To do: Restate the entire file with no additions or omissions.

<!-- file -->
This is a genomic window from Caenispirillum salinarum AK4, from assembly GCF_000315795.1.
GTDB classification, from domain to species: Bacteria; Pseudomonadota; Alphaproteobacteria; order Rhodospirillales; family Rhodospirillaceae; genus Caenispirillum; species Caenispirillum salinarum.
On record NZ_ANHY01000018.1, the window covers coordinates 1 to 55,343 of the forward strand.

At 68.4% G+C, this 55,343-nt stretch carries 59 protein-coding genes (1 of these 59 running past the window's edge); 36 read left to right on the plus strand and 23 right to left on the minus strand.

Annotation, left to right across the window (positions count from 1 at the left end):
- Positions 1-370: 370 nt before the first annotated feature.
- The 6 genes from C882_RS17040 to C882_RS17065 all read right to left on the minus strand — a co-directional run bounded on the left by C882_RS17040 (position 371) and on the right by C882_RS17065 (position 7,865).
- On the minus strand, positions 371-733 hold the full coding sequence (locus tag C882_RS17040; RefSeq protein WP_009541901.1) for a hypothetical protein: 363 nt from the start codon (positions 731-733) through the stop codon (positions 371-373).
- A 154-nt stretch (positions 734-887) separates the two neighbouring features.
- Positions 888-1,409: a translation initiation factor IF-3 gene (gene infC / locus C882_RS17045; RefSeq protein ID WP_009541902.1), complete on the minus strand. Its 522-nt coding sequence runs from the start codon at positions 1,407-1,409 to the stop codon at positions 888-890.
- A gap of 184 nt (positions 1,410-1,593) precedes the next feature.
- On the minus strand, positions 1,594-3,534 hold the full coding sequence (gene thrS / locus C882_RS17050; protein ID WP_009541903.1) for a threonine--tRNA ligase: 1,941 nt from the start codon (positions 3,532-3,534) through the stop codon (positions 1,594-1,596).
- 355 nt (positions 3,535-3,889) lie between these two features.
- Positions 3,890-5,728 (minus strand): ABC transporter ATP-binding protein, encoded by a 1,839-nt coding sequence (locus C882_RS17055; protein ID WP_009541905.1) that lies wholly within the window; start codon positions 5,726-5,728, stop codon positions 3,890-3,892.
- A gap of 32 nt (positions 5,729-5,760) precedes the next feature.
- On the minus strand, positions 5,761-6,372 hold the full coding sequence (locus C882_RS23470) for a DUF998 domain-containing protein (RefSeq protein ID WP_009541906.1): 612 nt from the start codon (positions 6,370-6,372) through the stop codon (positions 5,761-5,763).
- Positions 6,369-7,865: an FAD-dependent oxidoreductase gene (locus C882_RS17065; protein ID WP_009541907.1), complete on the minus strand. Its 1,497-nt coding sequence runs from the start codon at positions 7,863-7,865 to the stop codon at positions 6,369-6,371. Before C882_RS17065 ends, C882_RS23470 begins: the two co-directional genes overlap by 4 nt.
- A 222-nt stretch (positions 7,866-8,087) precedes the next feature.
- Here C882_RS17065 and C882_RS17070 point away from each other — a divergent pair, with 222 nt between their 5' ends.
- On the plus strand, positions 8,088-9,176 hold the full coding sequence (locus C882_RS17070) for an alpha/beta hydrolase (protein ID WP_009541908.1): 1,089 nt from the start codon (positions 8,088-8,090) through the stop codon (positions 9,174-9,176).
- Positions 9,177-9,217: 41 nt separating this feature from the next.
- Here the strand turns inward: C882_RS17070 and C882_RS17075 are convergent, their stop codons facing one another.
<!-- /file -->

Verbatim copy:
This is a genomic window from Caenispirillum salinarum AK4, from assembly GCF_000315795.1.
GTDB classification, from domain to species: Bacteria; Pseudomonadota; Alphaproteobacteria; order Rhodospirillales; family Rhodospirillaceae; genus Caenispirillum; species Caenispirillum salinarum.
On record NZ_ANHY01000018.1, the window covers coordinates 1 to 55,343 of the forward strand.

At 68.4% G+C, this 55,343-nt stretch carries 59 protein-coding genes (1 of these 59 running past the window's edge); 36 read left to right on the plus strand and 23 right to left on the minus strand.

Annotation, left to right across the window (positions count from 1 at the left end):
- Positions 1-370: 370 nt before the first annotated feature.
- The 6 genes from C882_RS17040 to C882_RS17065 all read right to left on the minus strand — a co-directional run bounded on the left by C882_RS17040 (position 371) and on the right by C882_RS17065 (position 7,865).
- On the minus strand, positions 371-733 hold the full coding sequence (locus tag C882_RS17040; RefSeq protein WP_009541901.1) for a hypothetical protein: 363 nt from the start codon (positions 731-733) through the stop codon (positions 371-373).
- A 154-nt stretch (positions 734-887) separates the two neighbouring features.
- Positions 888-1,409: a translation initiation factor IF-3 gene (gene infC / locus C882_RS17045; RefSeq protein ID WP_009541902.1), complete on the minus strand. Its 522-nt coding sequence runs from the start codon at positions 1,407-1,409 to the stop codon at positions 888-890.
- A gap of 184 nt (positions 1,410-1,593) precedes the next feature.
- On the minus strand, positions 1,594-3,534 hold the full coding sequence (gene thrS / locus C882_RS17050; protein ID WP_009541903.1) for a threonine--tRNA ligase: 1,941 nt from the start codon (positions 3,532-3,534) through the stop codon (positions 1,594-1,596).
- 355 nt (positions 3,535-3,889) lie between these two features.
- Positions 3,890-5,728 (minus strand): ABC transporter ATP-binding protein, encoded by a 1,839-nt coding sequence (locus C882_RS17055; protein ID WP_009541905.1) that lies wholly within the window; start codon positions 5,726-5,728, stop codon positions 3,890-3,892.
- A gap of 32 nt (positions 5,729-5,760) precedes the next feature.
- On the minus strand, positions 5,761-6,372 hold the full coding sequence (locus C882_RS23470) for a DUF998 domain-containing protein (RefSeq protein ID WP_009541906.1): 612 nt from the start codon (positions 6,370-6,372) through the stop codon (positions 5,761-5,763).
- Positions 6,369-7,865: an FAD-dependent oxidoreductase gene (locus C882_RS17065; protein ID WP_009541907.1), complete on the minus strand. Its 1,497-nt coding sequence runs from the start codon at positions 7,863-7,865 to the stop codon at positions 6,369-6,371. Before C882_RS17065 ends, C882_RS23470 begins: the two co-directional genes overlap by 4 nt.
- A 222-nt stretch (positions 7,866-8,087) precedes the next feature.
- Here C882_RS17065 and C882_RS17070 point away from each other — a divergent pair, with 222 nt between their 5' ends.
- On the plus strand, positions 8,088-9,176 hold the full coding sequence (locus C882_RS17070) for an alpha/beta hydrolase (protein ID WP_009541908.1): 1,089 nt from the start codon (positions 8,088-8,090) through the stop codon (positions 9,174-9,176).
- Positions 9,177-9,217: 41 nt separating this feature from the next.
- Here the strand turns inward: C882_RS17070 and C882_RS17075 are convergent, their stop codons facing one another.